Breaking Point didn't show it, but at one point, claims Trevor, their (female) counsellor sided with Tracey against him. "I got very angry and switched off, but both of us felt that things had gone wrong."

Subsequent press reports, in Trevor's view, have echoed this bias. Polly Toynbee, writing in the Radio Times, suggested that "maybe Tracey wanted the cameras to be there for the same reason that she eventually relented and agreed to go to counselling - to prove that she was right all along, and her husband was the one to blame. Then we'd all get to see the truth, and we'd all be on her side. (I was.)"

Not so simple, argues Andrew G Marshall, president of the Men's Counselling Association: "People exhibit different parts of the same problem," he says. "A wife complains her husband doesn't communicate - but when he does speak, she interrupts him. You are nearly always guilty yourself of what you complain about in your partner."

He agrees with Trevor, too, that men are often at a disadvantage in counselling.

"Counselling is a female language," he says. "It's what women do naturally over the kitchen table without even being aware of it. Men don't have the language.

"Men are very problem oriented; they want solutions. But counselling often isn't like that. We need to make men feel more comfortable and the differences between men and women have to be tackled. We need to get more men in - it's a scandal that there are so few male counsellors - and we must address how hard it is for men to speak the language of counselling."

Julia Cole, of Relate (where 15 per cent of counsellors are men), is adamant that sexist attitudes of any kind are always challenged in the training of counsellors at Relate. "We would very much value far more men as counsellors in Relate," she says, "and we do incorporate how a man may feel in our training."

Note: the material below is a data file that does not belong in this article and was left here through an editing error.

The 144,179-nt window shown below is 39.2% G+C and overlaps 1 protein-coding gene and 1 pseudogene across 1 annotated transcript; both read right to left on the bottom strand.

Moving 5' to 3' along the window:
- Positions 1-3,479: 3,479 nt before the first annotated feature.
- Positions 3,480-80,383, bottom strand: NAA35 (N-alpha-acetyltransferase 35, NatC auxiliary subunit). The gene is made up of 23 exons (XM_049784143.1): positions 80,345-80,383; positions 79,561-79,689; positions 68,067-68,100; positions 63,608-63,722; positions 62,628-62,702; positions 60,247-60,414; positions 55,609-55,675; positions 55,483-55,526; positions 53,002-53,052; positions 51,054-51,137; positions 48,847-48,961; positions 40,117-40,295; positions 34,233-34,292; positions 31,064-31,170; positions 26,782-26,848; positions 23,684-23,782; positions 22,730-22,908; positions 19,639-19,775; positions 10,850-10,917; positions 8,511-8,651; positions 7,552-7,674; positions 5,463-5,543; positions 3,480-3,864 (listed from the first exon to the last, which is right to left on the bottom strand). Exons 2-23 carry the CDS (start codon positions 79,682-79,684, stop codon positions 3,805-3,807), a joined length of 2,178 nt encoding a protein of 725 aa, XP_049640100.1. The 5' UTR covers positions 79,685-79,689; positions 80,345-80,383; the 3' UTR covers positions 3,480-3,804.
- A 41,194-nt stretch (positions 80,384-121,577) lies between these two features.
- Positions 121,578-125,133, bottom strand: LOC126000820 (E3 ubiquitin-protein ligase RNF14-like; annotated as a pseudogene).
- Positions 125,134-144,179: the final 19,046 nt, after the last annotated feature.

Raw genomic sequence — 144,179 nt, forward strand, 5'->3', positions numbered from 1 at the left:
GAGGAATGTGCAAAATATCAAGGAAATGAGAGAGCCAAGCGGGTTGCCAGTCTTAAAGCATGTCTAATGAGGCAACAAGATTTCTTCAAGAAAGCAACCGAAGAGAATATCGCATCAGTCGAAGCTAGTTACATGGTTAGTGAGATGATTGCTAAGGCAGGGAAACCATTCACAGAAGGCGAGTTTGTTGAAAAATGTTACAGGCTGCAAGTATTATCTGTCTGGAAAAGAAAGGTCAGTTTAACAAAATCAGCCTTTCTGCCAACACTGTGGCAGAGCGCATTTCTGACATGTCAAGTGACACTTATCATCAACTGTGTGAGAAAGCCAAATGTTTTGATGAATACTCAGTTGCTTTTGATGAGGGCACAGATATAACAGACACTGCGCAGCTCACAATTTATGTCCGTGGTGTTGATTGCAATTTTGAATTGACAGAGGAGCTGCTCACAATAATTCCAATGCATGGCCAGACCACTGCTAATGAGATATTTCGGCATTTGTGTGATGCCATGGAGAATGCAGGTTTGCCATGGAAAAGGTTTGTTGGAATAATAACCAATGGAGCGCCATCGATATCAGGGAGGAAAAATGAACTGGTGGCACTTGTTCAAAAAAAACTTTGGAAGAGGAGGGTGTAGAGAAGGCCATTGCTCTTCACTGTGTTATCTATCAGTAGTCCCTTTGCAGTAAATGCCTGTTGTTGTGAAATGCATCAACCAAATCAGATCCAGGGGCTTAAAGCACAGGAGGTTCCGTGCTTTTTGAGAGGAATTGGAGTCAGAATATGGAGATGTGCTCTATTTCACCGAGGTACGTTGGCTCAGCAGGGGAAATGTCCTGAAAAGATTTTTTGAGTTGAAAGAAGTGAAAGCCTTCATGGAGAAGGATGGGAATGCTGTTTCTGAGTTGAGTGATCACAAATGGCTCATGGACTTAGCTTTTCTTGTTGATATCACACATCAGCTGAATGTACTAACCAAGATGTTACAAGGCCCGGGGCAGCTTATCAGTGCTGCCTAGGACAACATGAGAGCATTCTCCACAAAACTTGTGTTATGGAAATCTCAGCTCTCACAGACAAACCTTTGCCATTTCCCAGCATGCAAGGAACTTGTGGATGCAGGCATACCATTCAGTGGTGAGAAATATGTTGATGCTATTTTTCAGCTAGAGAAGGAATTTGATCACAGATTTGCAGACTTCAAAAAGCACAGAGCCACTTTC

On the vexed question of taking sides, she points out that "Relate counselling is about maintaining impartiality. It is a difficult issue - and journalists writing about the series have illustrated just how difficult it is. But the perceptions of people in counselling about fairness are bound to be different, and these differences can be part of the process itself."

The initiative to take part in the programme, she says, was very much left up to the couples: "Every new client at the time was given a letter which said: `if you wish to opt in, you can contact the BBC'. At any stage they could have said `we don't want to do it any more'. They are adults who took their own decision about being filmed, and Relate did seek to protect the couples to the best of their ability."

Relate, she adds, is "very grateful to Trevor and Tracey, who were extremely brave. If it has had a negative effect on their relationship then it is very sad, but they can have further counselling to help them get over the issues raised by the programme."

Julia Cole acknowledges that there were "risks in making the programme, but on the whole they were worth taking". Calls to Relate have gone up dramatically each time a Breaking Point programme is shown, she says, "which has an incredibly beneficial effect for people who feel their relationship is in trouble".

Peter Gordon also feels he could hardly have been more careful. "I've been making documentaries for a long time [including BBC 2's 1995 film Family Therapy] and I've never felt we've taken so much into account what people feel. We have re-cut and adjusted scenes; we've pulled a whole programme at the last hurdle because one of the couples was feeling very vulnerable."

His main ethical concern in these extremely intimate documentaries has been "what are the limits? The biggest area of self-censorship for those taking part has been the difficult things they had to say about their parents. In the end we decided we couldn't have someone saying what an unhappy childhood they had."

He says he has no idea why people agree to be in his films, except that - like Trevor - "nearly everyone who took part said they thought it might help other people. We're all interested in these stories for healthy reasons, but the closer you get, the more difficult they become. It's a complete minefield."

The last edition of `Breaking Point' is tomorrow at 9.50pm on BBC2.